Fighting modern vehicle fires is more and more challenging as cars get lighter and more fuel efficient. Today’s cars represent multiple classes of fires: Class A (tires, fabrics, plastics), Class B (fuel), Class C (lithium-ion batteries in hybrid and electric cars) and Class D (magnesium, titanium, aluminum and lithium).
The firefighter must be very aware of the potential hazards and the complications addressing each of these components. You don’t want to approach a burning car with a foam or water. What kind of foam would you use? Does the car have gasoline or diesel fuel? Then, an AFFF would be appropriate, however, more than likely, the fuel is E10, an ethanol-blended fuel requiring the more expensive AR-AFFF. If you use plain water, you can extinguish it eventually, but if you are on a highway, are you carrying enough water? At 125 gpm, water tanks don’t last long. If fuel is leaking, the fuel is going to float away to the nearest sewer or stream on all the water you used. And be very careful approaching a fully involved car with foam or water due to the combustible metal components, like door frames, steering columns, seat frames and dashboards. These components can exceed 5,000ºF. Applying water or foam can cause a violent flare-up as the water molecules separate into explosive hydrogen and oxygen gas.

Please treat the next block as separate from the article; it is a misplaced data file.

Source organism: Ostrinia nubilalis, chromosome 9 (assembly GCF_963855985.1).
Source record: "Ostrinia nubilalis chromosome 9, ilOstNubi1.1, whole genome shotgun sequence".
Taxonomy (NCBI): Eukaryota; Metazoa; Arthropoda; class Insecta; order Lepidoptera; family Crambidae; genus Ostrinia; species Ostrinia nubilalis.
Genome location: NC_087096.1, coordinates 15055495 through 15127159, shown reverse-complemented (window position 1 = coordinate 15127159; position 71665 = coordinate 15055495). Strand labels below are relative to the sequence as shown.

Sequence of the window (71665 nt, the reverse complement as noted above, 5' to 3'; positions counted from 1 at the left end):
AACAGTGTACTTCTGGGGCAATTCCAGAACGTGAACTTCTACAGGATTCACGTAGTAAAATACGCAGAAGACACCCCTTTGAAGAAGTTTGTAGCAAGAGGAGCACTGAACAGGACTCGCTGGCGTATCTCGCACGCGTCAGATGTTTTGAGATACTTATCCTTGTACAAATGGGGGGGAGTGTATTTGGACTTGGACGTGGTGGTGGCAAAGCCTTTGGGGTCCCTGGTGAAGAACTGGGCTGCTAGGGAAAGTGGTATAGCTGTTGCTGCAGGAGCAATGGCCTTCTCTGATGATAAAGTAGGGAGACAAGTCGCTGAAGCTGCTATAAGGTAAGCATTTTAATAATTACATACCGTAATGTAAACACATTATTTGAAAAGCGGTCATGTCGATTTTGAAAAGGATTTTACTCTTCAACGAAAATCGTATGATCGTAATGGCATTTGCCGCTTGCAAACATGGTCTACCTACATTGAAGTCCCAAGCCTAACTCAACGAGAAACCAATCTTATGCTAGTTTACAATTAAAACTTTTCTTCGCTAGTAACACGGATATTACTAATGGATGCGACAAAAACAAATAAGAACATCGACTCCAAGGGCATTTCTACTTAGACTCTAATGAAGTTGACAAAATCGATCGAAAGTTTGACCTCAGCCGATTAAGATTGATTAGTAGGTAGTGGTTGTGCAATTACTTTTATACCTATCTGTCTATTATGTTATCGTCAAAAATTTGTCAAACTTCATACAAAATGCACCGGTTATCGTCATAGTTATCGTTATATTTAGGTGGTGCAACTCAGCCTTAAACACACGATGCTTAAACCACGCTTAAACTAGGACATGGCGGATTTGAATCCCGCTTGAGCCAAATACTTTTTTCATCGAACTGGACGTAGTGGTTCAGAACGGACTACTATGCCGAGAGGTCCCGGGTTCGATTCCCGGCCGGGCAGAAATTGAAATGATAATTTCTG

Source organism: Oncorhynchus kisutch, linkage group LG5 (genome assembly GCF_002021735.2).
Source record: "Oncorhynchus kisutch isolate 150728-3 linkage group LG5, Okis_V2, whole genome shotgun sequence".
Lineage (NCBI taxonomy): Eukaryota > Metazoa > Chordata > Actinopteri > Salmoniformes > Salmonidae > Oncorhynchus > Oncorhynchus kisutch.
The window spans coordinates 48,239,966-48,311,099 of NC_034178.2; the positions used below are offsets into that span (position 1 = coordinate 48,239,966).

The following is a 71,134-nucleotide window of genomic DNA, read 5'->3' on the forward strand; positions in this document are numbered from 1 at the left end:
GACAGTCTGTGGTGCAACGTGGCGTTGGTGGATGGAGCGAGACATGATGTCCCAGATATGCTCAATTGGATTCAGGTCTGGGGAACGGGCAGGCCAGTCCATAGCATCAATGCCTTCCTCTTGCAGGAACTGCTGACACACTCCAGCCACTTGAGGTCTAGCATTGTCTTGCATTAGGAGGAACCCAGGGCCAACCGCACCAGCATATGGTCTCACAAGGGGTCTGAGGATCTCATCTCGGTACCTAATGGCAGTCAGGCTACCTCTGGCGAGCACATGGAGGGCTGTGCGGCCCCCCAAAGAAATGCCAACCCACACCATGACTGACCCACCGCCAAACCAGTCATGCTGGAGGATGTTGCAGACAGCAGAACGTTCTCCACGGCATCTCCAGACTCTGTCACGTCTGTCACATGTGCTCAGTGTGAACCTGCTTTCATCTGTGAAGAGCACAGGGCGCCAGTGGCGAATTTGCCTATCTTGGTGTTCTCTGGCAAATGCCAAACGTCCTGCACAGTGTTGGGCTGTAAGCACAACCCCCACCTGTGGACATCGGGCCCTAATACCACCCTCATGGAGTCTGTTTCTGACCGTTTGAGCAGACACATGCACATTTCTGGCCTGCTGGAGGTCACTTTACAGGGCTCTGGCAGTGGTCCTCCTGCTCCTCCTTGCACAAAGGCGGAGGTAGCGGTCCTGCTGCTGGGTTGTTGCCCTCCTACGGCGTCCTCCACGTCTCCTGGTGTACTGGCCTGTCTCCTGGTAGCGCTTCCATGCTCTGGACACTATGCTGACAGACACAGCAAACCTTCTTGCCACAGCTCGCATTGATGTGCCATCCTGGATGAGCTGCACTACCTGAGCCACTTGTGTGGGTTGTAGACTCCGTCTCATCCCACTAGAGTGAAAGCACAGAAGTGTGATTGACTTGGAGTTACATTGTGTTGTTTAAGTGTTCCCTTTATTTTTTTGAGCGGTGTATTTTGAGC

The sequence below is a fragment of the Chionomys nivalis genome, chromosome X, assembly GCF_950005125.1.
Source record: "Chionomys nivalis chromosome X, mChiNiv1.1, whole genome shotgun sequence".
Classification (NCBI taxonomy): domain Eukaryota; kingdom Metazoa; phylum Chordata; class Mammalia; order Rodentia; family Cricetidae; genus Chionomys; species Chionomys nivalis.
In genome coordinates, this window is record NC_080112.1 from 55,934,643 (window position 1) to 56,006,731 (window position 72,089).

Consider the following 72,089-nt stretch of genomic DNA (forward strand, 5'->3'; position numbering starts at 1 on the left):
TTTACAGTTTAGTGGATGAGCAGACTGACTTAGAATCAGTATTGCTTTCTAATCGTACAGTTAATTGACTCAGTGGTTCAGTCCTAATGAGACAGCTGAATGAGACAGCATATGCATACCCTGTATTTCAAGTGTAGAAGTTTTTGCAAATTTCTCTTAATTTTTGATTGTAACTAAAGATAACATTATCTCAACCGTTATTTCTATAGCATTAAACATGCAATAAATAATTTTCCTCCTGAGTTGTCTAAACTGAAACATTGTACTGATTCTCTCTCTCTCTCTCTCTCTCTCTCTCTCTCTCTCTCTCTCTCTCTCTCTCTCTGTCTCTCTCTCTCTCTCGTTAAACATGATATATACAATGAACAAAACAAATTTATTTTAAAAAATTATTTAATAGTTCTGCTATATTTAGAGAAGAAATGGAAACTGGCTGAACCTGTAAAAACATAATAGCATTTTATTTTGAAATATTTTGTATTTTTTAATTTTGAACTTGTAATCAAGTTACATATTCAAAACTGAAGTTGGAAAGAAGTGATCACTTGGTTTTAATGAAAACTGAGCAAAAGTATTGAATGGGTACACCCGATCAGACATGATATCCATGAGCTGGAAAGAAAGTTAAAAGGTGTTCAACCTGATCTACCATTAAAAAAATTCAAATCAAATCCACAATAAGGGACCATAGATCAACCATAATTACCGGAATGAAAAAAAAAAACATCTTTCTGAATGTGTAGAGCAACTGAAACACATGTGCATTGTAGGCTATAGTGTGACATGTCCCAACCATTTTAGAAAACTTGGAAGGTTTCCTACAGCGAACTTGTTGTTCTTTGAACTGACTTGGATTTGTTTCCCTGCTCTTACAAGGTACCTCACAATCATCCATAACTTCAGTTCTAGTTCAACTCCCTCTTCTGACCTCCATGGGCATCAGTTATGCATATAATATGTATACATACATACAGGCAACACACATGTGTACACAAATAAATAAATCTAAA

What is the answer? F-500 Encapsulator Agent. One agent can handle all of these fires and won’t explode when applied to Class D metals or lithium-ion batteries. A fully involved car fire normally takes 5-12 seconds to extinguish.